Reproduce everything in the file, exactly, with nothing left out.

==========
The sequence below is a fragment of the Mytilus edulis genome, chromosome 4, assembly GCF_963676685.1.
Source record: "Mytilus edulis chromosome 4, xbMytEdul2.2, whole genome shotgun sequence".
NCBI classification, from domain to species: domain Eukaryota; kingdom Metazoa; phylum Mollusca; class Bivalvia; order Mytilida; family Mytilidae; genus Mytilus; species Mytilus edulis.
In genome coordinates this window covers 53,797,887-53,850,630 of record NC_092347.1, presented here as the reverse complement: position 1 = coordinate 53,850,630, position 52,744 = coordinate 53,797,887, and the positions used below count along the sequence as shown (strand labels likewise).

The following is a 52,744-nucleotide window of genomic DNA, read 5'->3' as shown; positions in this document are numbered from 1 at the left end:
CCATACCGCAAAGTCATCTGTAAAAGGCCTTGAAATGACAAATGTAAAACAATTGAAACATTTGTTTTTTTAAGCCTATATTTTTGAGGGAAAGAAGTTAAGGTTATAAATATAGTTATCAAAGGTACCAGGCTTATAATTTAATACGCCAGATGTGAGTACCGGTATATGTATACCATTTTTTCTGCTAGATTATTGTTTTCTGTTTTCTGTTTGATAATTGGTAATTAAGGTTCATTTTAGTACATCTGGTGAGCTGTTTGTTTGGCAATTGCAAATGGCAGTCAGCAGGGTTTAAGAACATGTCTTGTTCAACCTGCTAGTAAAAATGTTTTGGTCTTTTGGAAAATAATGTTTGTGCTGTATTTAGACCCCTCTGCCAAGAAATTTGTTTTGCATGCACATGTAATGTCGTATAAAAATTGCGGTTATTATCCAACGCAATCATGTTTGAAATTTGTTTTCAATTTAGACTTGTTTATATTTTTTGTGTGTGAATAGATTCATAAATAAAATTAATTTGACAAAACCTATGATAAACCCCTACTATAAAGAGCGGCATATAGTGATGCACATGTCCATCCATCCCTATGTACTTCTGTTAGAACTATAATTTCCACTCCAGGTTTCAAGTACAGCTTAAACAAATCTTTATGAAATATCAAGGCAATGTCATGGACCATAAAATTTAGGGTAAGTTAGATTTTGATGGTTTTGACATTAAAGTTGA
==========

The sequence below is a fragment of the Mytilus edulis genome, chromosome 4, assembly GCF_963676685.1.
Source record: "Mytilus edulis chromosome 4, xbMytEdul2.2, whole genome shotgun sequence".
NCBI classification, from domain to species: domain Eukaryota; kingdom Metazoa; phylum Mollusca; class Bivalvia; order Mytilida; family Mytilidae; genus Mytilus; species Mytilus edulis.
In genome coordinates this window covers 53,797,887-53,850,630 of record NC_092347.1, presented here as the reverse complement: position 1 = coordinate 53,850,630, position 52,744 = coordinate 53,797,887, and the positions used below count along the sequence as shown (strand labels likewise).

The following is a 52,744-nucleotide window of genomic DNA, read 5'->3' as shown; positions in this document are numbered from 1 at the left end:
CCATACCGCAAAGTCATCTGTAAAAGGCCTTGAAATGACAAATGTAAAACAATTGAAACATTTGTTTTTTTAAGCCTATATTTTTGAGGGAAAGAAGTTAAGGTTATAAATATAGTTATCAAAGGTACCAGGCTTATAATTTAATACGCCAGATGTGAGTACCGGTATATGTATACCATTTTTTCTGCTAGATTATTGTTTTCTGTTTTCTGTTTGATAATTGGTAATTAAGGTTCATTTTAGTACATCTGGTGAGCTGTTTGTTTGGCAATTGCAAATGGCAGTCAGCAGGGTTTAAGAACATGTCTTGTTCAACCTGCTAGTAAAAATGTTTTGGTCTTTTGGAAAATAATGTTTGTGCTGTATTTAGACCCCTCTGCCAAGAAATTTGTTTTGCATGCACATGTAATGTCGTATAAAAATTGCGGTTATTATCCAACGCAATCATGTTTGAAATTTGTTTTCAATTTAGACTTGTTTATATTTTTTGTGTGTGAATAGATTCATAAATAAAATTAATTTGACAAAACCTATGATAAACCCCTACTATAAAGAGCGGCATATAGTGATGCACATGTCCATCCATCCCTATGTACTTCTGTTAGAACTATAATTTCCACTCCAGGTTTCAAGTACAGCTTAAACAAATCTTTATGAAATATCAAGGCAATGTCATGGACCATAAAATTTAGGGTAAGTTAGATTTTGATGGTTTTGACATTAAAGTTGA